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Exercise a method containing a `try' statement with several
instructions with a `finally' clause but without any `catch' block,
enclosed in a loop.
When dx processes an integer division (or modulo) enclosing a `try'
block and whose result is assigned to a local value, it is smart
enough not to emit a `div-int' (or `rem-int') instruction when the
divisor is non-null, as it wouldn't be used. However, dx is not
that clever regarding exception handling: if the divisor is known to
be non-null at compile-time (as is the case in this test), it will
still emit a block with the exception catching and rethrowing
mechanism, even if it is not used.
This used to be a problem for a `try' block followed by a `finally'
clause but with no `catch' block: in that case, the generated Dex code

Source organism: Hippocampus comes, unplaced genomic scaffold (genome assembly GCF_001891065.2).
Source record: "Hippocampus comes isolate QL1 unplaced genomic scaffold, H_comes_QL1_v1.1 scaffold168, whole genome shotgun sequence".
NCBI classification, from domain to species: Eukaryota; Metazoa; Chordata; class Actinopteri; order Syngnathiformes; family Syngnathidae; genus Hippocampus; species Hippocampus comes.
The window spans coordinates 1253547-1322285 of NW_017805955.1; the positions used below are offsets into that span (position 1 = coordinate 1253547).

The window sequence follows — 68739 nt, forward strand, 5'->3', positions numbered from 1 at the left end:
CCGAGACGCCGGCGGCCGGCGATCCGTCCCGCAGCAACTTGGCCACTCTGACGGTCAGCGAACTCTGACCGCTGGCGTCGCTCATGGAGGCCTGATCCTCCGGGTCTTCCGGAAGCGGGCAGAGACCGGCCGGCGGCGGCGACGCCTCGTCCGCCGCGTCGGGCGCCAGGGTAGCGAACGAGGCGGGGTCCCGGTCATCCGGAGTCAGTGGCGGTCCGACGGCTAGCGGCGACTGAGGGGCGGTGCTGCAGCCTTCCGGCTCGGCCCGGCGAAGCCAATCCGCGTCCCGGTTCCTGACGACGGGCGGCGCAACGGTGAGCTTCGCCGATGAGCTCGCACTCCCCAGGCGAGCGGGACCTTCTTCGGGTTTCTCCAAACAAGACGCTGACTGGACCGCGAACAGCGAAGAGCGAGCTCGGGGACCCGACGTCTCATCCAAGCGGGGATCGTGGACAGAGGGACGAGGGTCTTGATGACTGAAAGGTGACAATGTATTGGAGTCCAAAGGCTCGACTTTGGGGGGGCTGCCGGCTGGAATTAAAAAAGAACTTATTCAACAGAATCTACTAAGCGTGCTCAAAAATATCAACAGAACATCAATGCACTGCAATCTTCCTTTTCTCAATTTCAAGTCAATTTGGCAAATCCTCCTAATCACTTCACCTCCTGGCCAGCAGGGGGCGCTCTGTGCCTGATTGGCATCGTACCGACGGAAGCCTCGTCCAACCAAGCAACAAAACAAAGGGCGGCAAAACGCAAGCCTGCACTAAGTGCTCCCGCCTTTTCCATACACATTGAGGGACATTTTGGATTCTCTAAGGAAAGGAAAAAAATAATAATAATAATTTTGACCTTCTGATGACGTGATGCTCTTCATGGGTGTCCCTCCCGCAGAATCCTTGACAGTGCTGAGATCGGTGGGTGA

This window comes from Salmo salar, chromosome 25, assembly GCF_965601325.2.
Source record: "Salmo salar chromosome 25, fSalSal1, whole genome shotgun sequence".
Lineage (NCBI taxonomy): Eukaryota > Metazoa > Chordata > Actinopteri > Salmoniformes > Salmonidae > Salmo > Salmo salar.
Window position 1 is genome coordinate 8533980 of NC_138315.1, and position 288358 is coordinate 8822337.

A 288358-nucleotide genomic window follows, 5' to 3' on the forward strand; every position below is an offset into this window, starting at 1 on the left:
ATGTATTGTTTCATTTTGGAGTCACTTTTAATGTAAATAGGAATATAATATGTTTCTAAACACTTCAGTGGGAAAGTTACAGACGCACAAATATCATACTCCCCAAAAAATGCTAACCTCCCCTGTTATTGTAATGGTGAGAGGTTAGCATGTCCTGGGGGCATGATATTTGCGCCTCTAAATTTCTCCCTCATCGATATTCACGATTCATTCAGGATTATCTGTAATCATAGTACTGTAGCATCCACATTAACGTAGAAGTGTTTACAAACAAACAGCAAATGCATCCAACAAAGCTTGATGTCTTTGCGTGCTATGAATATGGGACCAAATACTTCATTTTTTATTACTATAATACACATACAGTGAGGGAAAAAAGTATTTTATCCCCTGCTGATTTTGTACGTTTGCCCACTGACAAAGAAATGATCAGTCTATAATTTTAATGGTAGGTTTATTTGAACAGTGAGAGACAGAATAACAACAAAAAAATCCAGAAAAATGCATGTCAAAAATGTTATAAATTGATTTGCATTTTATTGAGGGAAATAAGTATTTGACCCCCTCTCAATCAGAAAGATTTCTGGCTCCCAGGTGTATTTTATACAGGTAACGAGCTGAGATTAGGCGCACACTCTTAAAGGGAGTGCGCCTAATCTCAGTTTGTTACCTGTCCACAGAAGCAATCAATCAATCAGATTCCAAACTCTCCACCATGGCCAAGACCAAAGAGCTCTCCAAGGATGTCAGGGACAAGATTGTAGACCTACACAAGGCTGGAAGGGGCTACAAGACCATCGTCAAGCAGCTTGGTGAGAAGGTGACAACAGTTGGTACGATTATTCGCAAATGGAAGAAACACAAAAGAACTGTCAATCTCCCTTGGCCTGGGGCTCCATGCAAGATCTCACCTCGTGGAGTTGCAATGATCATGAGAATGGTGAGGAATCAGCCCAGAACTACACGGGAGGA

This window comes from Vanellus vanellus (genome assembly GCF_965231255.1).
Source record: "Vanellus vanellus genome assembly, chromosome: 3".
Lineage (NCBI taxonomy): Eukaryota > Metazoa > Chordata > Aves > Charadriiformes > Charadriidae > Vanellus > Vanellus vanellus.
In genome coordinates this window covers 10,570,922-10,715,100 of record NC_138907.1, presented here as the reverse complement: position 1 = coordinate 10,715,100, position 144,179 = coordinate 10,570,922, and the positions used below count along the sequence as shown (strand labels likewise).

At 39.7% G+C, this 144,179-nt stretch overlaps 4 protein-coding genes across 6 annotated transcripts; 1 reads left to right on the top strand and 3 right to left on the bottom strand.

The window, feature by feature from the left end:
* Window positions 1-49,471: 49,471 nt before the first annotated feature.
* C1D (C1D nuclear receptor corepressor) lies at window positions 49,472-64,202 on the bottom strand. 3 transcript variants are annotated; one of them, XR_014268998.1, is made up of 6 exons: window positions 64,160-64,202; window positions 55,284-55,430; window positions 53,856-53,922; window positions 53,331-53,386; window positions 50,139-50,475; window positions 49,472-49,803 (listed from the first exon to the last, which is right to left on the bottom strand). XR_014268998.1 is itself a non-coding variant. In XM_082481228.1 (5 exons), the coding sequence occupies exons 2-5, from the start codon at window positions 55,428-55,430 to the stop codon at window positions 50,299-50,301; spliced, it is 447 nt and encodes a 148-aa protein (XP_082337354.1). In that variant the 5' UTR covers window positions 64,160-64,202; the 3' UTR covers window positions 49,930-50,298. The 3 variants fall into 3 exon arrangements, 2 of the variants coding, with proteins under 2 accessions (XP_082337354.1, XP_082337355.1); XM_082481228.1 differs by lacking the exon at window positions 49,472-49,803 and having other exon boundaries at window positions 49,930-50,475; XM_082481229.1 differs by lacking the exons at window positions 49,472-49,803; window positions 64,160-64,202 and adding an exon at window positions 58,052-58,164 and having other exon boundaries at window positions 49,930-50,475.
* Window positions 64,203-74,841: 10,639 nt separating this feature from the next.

item would list zero catch block for this method (see
art::CodeItem::tries_size_) and the optimizing compiler would have no
clue that it contains a `try' statement, which it cannot optimize
(yet). With no hint that this method might contain one (or several)
special block(s) related to `catch'-less `try' statement(s), the
optimizing compiler considered this (these) as dead block(s) and
improperly tried to remove its (their) instructions, sometimes
removing instructions used by others instructions, thus triggering
assertions. The optimizing compiler was thus adjusted to remove these
instructions in a proper fashion, by removing them as users first, and
then by suppressing them for good.